I thought I’d share a fun video of a math parody of one of the hits of one of my favourite musicals: Hamilton.

This parody is centred around the great Irish mathematician and physicist William Rowan Hamilton, who was featured in my post about vectors a few weeks ago.

The lyrics discuss his love life, alcoholism, study of optics and his creation of quaternions.

It’s fantastically done and I’d like to applaud these scientists for their awesome creativity!

Exponents, logarithms and roots each utilise different notation, which can be confusing for students as it’s almost like learning three different ‘languages’, for no real good reason. The video I am sharing with you, by 3blue1brown, attempts to simplify this notation by using one elegant system, and also explains how maths could be made more accessible by developing cleaner notation.

A Brachistochrone Curve is the curve that would carry a bead from rest along the curve, without friction, under constant gravity, to an end point in the shortest amount of time.

The Brachistochrone problem was one of the earliest problems posed in calculus of variations. The solution, which is a segment of a cycloid, was found individually by Leibniz, L’Hospital, Newton and both the Bernoulli’s.

The following solutions are taken from wikipedia.

Johann Bernoulli’s Solution

Johann Bernoulli used Fermat’s principle that “the actual path between two points taken by a beam of light is the one which is traversed in the least time” in order to derive the brachistochrone curve. He did this by considering the path that a beam of light would take in a medium where the speed of light increases due to a constant vertical acceleration equal to g.

Due to the conservation of energy, , where y is the vertical distance. Furthermore, the law of refraction gives us a constant (v_{m}) of the motion for a beam of light in a medium of variable density:

Rearranging this gives us

which can be manipulated to give

If we assume that the beam, with coordinates (x,y) departs from the origin and reaches a maximum speed after falling a vertical distance D:

we can rearrange the equation to give us the following:

which is the differential equation of an inverted cycloid generated by a circle of diameter D, as required.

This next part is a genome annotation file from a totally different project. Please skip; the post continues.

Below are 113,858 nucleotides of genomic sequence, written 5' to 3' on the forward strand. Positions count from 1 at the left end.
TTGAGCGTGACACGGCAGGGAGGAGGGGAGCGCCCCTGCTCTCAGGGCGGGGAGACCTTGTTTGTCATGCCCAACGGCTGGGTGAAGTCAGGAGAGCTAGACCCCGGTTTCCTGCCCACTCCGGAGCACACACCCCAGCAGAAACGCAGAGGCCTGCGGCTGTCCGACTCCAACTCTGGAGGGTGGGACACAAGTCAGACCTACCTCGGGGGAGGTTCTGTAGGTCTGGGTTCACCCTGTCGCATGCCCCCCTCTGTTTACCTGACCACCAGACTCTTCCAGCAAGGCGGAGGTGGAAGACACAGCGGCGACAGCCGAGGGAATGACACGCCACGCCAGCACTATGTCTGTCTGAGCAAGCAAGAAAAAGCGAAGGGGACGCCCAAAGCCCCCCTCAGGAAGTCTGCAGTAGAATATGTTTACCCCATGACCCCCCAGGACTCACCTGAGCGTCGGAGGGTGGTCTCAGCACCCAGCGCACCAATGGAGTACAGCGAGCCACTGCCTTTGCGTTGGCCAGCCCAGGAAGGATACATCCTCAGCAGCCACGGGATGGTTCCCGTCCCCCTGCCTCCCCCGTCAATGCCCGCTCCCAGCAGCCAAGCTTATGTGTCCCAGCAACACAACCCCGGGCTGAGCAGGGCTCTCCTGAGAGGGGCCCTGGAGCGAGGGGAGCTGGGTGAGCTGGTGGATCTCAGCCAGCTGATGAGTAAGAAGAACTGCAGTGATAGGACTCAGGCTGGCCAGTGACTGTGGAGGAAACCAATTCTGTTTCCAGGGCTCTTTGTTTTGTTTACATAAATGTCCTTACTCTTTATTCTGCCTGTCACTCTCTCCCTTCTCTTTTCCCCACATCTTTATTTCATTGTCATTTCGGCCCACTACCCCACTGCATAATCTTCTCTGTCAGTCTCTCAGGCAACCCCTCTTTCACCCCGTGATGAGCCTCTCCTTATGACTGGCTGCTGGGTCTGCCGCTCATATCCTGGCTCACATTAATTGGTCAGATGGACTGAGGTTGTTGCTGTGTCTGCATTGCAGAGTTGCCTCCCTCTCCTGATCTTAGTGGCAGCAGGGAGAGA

Jakob Bernoulli’s Solution

Jakob Bernoulli’s approach was to use second order differentials to find the condition for the least time. The differential triangle formed by the displacement along the path, the horizontal displacement and the vertical displacement is a right-handed triangle, therefore:

Differentiating this gives

Consider the follow diagram:

The horizontal separation between paths along the central line is d^{2}x.

The diagram gives us two separate equations:

For the path of the least time, these times are equal hence their difference is equal to zero.

I have been away for a few days on a short holiday so for today’s post I wanted to quickly share with you two videos from Numberphile on a prime problem posed by Fermat. Hope you enjoy!

INTRODUCTION TO PROBLEM

PROOF OF PROBLEM

Posts will hopefully be back to normal on Wednesday! M x

Today I wanted to share a quick video following on from my blog post about illusions. It is about a US magician and inventor Mark Setteducati, “whose toys and puzzles have earned him patents and accolades, personal expression and a mastery of maths have been key”.

I was thinking of perhaps writing a post about mathematical magic; let me know if you’d be interested in that!

Today’s post was a short one but this week I have my final exams (finally!), so hopefully I will be able to focus more on my blog. M x

As a big advocate of the beauty of mathematics, I though I would share this video that I found by the Paris-based design studio Parachutes. It highlights the mathematics hidden in our everyday lives, from the patterns of storm clouds to the binary code used in our computers.